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The United States intends to lead the relations with Russia out of the deadlock

January 11, 2013, 11:59 UTC+3

At the end of January right after Barack Obama’s inauguration US National Security Adviser Tom Donilon will arrive in Moscow with the special mission

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The United States will take the first attempt after the re-election of US President Barack Obama to lead the relations with Russia out of the deadlock, the Kommersant daily reported. The newspaper learnt that the US president will send his envoy to Moscow for a meeting with Russian President Vladimir Putin at the end of January. This visit is aimed at spelling out the US position on the relations with Russia during Obama’s second presidential term and convincing the Kremlin of the fact that the resetting is not abandoned.

The newspaper noted that at the end of January right after Barack Obama’s inauguration US National Security Adviser Tom Donilon will arrive in Moscow with the special mission. Vladimir Putin is expected to meet with the US presidential envoy. The US envoy is to pass a message from the US president to the Russian leader.

A Kommersant source in the US diplomatic circles noted that Barack Obama assumes that the resetting should not be doomed, and despite the disagreements between the countries it is needed to try to find more points in common in order to reverse the current tendency towards the deterioration of Russian-US relations. Meanwhile, according the Kommersant source, the White House does not take the former Soviet republics as the top priorities of the US foreign policy, and it is planning to focus on Asia (the deterrence of China), the Middle East and Europe.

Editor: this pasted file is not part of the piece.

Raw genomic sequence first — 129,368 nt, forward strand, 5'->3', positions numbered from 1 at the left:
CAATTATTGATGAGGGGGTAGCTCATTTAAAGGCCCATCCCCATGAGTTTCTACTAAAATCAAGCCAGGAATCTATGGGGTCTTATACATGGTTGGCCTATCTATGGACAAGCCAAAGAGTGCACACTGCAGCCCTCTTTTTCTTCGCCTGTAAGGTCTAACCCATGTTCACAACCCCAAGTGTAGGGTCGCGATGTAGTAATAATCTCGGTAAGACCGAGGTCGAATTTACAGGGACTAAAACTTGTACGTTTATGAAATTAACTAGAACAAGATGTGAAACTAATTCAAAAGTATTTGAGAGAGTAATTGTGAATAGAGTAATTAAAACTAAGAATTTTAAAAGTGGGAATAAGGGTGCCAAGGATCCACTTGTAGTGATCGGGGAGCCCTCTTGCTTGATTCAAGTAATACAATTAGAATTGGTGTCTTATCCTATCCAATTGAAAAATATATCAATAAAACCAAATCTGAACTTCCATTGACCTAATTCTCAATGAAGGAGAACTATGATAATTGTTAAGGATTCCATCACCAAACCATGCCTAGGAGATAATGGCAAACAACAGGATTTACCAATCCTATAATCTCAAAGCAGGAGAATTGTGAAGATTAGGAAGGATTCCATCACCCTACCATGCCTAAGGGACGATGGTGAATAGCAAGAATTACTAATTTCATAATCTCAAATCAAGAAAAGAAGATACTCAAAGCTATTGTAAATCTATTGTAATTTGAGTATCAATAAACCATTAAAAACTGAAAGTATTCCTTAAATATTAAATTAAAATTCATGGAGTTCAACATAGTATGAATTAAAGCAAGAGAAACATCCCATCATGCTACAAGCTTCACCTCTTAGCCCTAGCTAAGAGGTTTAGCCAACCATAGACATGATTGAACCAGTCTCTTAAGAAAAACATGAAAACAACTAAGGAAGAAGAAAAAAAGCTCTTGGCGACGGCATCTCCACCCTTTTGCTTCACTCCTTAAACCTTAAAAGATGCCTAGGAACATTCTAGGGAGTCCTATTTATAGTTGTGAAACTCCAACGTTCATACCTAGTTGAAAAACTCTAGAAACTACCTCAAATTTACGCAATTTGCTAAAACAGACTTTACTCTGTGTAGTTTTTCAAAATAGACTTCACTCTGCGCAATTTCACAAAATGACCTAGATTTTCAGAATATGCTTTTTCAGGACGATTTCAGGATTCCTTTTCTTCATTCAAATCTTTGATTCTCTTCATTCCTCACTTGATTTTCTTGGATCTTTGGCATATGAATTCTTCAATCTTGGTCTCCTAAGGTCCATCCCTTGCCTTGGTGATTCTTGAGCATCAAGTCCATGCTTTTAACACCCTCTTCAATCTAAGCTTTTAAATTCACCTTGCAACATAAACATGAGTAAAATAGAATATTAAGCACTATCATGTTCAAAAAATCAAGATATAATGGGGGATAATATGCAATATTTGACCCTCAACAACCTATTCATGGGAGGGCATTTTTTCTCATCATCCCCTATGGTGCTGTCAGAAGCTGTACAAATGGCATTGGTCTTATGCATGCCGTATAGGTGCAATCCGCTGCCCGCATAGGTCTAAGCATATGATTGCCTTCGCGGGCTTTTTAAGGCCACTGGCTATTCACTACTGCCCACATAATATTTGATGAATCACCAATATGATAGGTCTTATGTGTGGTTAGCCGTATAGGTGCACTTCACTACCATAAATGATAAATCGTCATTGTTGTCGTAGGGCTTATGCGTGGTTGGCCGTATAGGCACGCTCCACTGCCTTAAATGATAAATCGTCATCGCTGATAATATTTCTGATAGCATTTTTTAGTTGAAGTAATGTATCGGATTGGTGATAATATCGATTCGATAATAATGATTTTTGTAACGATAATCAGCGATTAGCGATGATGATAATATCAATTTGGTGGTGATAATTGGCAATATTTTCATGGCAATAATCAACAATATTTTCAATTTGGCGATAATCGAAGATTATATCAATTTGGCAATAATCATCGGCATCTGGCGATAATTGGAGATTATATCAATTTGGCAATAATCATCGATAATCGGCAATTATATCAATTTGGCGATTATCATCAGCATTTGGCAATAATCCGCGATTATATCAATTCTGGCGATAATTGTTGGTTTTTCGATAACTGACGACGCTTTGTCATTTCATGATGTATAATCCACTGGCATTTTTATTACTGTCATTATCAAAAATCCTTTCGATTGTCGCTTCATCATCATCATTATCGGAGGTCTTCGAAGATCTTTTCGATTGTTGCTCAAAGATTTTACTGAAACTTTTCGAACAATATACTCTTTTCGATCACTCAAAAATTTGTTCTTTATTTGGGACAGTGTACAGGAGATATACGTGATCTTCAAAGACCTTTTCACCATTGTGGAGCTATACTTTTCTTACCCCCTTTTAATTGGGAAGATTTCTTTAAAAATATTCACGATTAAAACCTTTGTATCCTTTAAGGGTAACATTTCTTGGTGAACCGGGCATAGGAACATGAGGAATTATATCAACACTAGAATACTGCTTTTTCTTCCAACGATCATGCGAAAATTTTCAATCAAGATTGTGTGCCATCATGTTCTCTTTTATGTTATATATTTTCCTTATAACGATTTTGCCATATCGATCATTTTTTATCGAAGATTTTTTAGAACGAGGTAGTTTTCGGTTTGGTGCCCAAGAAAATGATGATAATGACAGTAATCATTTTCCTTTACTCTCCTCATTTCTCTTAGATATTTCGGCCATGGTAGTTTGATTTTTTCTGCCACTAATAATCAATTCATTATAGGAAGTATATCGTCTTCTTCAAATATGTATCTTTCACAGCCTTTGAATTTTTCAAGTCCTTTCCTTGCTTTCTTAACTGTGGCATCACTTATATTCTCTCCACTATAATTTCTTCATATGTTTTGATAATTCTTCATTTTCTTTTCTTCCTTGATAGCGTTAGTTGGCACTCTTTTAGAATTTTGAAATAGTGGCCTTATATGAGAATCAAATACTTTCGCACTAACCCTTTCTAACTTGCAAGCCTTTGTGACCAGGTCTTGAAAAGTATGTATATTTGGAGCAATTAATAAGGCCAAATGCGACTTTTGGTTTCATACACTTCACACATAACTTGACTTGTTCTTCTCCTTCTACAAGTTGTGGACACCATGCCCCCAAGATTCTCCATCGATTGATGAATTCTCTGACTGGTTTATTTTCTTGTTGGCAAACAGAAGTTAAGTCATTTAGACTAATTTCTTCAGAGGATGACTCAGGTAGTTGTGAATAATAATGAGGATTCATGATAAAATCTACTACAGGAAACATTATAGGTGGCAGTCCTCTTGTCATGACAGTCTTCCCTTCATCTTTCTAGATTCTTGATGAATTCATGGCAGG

This US position is essentially alarming for the Kremlin, because the Russian top leadership does not conceal their concerns over the fact that the US will be ousting Russia from the former Soviet republics, which Russia considers as a sphere of its special interests. It was seen how this issue is sensitive for Moscow from the Russian irritated response to the December statement of US Secretary of State Hillary Clinton, who pledged to counteract actively the process of re-Sovietization in Eastern Europe and Central Asia. In retaliation, Russian presidential spokesman Dmitry Peskov even blamed Clinton for her incompetence. Vladimir Putin warned in his annual state-of-the-nation address to the Federal Assembly that Russia will not permit the foreign forces to encroach on its national interests.

Russian experts are sceptical about an opportunity for a breakthrough in bilateral nuclear relations. Over the bilateral disagreements on the missile defence Director of the Franklin Roosevelt Foundation of US Studies Yuri Rogulev believes that some agreements can be expected just in the issues related with Afghanistan and economy. “It is impossible to do without the participation of Russia, when such a large-scale event as the withdrawal of the troops is in view,” the expert stated. “Russian assistance in the restoration of Afghanistan is also needed after 2014. Obama is interested in building up cooperation in this sphere,” he said. The expert noted that economic cooperation can be prioritized as compared with the politics, as “not only Moscow, but also the US business is interested in this cooperation that the US president cannot but take into account.”



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